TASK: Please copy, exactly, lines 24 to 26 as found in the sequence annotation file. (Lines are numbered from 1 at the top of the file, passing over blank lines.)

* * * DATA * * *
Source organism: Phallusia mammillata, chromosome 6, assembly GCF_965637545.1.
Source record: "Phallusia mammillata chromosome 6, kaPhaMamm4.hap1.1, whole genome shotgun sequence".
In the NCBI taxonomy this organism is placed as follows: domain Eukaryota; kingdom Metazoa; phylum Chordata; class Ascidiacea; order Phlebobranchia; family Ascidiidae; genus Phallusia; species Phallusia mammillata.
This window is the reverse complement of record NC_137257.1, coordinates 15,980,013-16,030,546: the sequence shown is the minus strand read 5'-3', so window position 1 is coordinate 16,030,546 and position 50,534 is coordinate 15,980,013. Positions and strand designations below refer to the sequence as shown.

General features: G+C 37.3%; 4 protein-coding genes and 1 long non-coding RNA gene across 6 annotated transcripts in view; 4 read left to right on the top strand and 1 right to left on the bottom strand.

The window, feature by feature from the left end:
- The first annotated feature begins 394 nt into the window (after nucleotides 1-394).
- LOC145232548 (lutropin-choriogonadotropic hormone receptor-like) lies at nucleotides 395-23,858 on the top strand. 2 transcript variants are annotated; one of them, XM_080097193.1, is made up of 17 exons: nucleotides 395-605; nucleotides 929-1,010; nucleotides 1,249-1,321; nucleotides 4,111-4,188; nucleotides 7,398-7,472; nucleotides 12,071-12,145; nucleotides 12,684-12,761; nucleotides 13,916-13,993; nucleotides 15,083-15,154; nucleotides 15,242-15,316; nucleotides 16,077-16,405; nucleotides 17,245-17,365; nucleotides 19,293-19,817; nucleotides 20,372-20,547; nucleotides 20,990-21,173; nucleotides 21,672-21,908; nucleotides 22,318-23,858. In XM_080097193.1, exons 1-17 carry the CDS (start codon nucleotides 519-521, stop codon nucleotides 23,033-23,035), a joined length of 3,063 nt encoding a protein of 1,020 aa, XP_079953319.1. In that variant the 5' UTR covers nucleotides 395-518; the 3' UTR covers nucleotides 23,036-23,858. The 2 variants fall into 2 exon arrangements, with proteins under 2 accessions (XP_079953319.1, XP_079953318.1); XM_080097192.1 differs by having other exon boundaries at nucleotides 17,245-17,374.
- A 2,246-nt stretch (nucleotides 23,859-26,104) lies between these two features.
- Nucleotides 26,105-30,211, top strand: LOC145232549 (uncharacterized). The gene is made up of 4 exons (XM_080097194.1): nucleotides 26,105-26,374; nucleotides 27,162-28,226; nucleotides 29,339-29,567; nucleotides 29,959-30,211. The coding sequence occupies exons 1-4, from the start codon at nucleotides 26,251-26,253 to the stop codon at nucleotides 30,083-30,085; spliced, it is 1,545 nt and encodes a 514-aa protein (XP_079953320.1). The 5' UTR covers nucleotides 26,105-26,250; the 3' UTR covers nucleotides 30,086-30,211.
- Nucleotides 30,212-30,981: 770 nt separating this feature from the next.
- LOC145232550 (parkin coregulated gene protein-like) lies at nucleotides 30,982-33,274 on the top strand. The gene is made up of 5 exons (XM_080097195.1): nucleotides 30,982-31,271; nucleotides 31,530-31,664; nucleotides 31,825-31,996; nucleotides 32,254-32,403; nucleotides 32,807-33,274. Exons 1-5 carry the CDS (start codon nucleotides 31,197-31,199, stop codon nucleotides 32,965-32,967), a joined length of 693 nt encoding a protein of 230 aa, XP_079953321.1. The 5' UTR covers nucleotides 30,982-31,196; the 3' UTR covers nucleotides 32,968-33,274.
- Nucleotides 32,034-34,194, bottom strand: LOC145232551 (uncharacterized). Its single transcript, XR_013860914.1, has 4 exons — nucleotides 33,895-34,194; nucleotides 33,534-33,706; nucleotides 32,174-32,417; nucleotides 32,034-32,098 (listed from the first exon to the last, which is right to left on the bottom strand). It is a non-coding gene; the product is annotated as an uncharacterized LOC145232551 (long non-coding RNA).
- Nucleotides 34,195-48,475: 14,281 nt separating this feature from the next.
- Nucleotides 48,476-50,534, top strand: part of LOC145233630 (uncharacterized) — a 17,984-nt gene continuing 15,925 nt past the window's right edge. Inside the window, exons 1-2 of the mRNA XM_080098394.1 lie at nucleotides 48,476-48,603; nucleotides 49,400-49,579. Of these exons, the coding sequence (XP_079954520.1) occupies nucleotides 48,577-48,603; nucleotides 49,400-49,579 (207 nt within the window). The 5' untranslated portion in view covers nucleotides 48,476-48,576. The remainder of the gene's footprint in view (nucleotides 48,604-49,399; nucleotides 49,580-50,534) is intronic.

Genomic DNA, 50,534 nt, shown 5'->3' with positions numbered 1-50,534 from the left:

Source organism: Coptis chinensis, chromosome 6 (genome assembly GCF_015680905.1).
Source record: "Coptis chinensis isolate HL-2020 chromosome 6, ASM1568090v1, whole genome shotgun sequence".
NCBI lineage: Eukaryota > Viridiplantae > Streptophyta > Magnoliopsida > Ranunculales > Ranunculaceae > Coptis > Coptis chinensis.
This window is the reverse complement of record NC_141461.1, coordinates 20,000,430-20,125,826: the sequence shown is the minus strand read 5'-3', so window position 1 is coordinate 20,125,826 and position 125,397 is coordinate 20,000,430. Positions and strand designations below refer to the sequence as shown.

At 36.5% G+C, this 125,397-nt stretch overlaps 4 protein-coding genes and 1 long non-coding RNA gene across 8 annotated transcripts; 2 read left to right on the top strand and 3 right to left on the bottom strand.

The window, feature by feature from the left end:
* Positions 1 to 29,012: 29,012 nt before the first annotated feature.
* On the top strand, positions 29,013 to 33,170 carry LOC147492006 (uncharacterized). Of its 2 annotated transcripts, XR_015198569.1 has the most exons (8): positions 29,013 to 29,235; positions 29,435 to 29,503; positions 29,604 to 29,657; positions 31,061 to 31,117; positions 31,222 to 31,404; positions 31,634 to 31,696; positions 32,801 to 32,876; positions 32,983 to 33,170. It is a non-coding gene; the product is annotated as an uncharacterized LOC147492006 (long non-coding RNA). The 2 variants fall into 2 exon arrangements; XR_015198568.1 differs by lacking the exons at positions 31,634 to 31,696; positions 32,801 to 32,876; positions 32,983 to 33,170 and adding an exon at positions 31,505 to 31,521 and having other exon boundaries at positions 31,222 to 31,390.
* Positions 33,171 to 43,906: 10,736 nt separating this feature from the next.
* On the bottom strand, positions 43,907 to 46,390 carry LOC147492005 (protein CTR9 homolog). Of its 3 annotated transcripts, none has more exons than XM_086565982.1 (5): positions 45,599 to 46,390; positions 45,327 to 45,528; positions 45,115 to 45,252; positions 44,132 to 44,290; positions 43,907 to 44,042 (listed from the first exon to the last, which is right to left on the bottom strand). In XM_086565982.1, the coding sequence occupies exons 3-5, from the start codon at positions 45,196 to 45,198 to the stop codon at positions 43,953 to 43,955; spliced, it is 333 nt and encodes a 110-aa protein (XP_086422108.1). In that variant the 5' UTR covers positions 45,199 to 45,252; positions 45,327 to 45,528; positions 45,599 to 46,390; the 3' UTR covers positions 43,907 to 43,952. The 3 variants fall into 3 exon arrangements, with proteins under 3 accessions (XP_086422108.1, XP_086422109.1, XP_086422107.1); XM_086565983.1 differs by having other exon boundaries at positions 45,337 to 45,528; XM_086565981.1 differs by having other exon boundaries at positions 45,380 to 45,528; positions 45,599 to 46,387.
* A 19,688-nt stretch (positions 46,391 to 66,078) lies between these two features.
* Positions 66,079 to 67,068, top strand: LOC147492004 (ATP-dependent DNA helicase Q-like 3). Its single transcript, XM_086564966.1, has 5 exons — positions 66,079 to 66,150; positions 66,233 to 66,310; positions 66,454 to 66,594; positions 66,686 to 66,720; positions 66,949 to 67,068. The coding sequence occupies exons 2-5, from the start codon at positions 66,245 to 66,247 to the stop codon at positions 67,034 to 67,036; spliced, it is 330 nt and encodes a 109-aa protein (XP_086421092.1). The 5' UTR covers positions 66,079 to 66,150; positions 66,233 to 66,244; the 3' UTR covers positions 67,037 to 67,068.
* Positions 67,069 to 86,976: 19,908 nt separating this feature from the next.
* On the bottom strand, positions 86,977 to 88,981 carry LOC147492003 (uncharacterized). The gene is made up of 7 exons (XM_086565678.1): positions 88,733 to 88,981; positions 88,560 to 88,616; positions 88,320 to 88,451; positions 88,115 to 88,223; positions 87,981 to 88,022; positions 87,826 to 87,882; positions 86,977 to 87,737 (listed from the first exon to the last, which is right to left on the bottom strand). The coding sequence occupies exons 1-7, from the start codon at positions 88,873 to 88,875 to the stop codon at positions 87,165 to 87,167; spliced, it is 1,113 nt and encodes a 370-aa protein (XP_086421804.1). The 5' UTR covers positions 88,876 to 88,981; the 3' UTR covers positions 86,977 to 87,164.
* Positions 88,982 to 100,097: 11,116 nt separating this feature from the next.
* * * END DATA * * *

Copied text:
* On the top strand, positions 29,013 to 33,170 carry LOC147492006 (uncharacterized). Of its 2 annotated transcripts, XR_015198569.1 has the most exons (8): positions 29,013 to 29,235; positions 29,435 to 29,503; positions 29,604 to 29,657; positions 31,061 to 31,117; positions 31,222 to 31,404; positions 31,634 to 31,696; positions 32,801 to 32,876; positions 32,983 to 33,170. It is a non-coding gene; the product is annotated as an uncharacterized LOC147492006 (long non-coding RNA). The 2 variants fall into 2 exon arrangements; XR_015198568.1 differs by lacking the exons at positions 31,634 to 31,696; positions 32,801 to 32,876; positions 32,983 to 33,170 and adding an exon at positions 31,505 to 31,521 and having other exon boundaries at positions 31,222 to 31,390.
* Positions 33,171 to 43,906: 10,736 nt separating this feature from the next.
* On the bottom strand, positions 43,907 to 46,390 carry LOC147492005 (protein CTR9 homolog). Of its 3 annotated transcripts, none has more exons than XM_086565982.1 (5): positions 45,599 to 46,390; positions 45,327 to 45,528; positions 45,115 to 45,252; positions 44,132 to 44,290; positions 43,907 to 44,042 (listed from the first exon to the last, which is right to left on the bottom strand). In XM_086565982.1, the coding sequence occupies exons 3-5, from the start codon at positions 45,196 to 45,198 to the stop codon at positions 43,953 to 43,955; spliced, it is 333 nt and encodes a 110-aa protein (XP_086422108.1). In that variant the 5' UTR covers positions 45,199 to 45,252; positions 45,327 to 45,528; positions 45,599 to 46,390; the 3' UTR covers positions 43,907 to 43,952. The 3 variants fall into 3 exon arrangements, with proteins under 3 accessions (XP_086422108.1, XP_086422109.1, XP_086422107.1); XM_086565983.1 differs by having other exon boundaries at positions 45,337 to 45,528; XM_086565981.1 differs by having other exon boundaries at positions 45,380 to 45,528; positions 45,599 to 46,387.